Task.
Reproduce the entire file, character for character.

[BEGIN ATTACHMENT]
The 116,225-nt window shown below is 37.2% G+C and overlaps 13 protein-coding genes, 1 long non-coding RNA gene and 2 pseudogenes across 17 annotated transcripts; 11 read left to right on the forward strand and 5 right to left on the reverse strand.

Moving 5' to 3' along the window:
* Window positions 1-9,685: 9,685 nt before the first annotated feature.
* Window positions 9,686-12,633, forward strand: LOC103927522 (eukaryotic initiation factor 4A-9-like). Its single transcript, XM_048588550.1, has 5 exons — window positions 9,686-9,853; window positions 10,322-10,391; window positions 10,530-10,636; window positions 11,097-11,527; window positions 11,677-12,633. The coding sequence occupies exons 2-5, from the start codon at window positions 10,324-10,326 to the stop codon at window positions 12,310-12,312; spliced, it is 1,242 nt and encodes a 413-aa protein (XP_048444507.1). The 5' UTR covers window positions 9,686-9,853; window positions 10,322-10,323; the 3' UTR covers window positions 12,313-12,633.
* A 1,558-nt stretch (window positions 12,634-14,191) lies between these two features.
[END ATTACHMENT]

The 116,225-nt window shown below is 37.2% G+C and overlaps 13 protein-coding genes, 1 long non-coding RNA gene and 2 pseudogenes across 17 annotated transcripts; 11 read left to right on the forward strand and 5 right to left on the reverse strand.

Moving 5' to 3' along the window:
* Window positions 1-9,685: 9,685 nt before the first annotated feature.
* Window positions 9,686-12,633, forward strand: LOC103927522 (eukaryotic initiation factor 4A-9-like). Its single transcript, XM_048588550.1, has 5 exons — window positions 9,686-9,853; window positions 10,322-10,391; window positions 10,530-10,636; window positions 11,097-11,527; window positions 11,677-12,633. The coding sequence occupies exons 2-5, from the start codon at window positions 10,324-10,326 to the stop codon at window positions 12,310-12,312; spliced, it is 1,242 nt and encodes a 413-aa protein (XP_048444507.1). The 5' UTR covers window positions 9,686-9,853; window positions 10,322-10,323; the 3' UTR covers window positions 12,313-12,633.
* A 1,558-nt stretch (window positions 12,634-14,191) lies between these two features.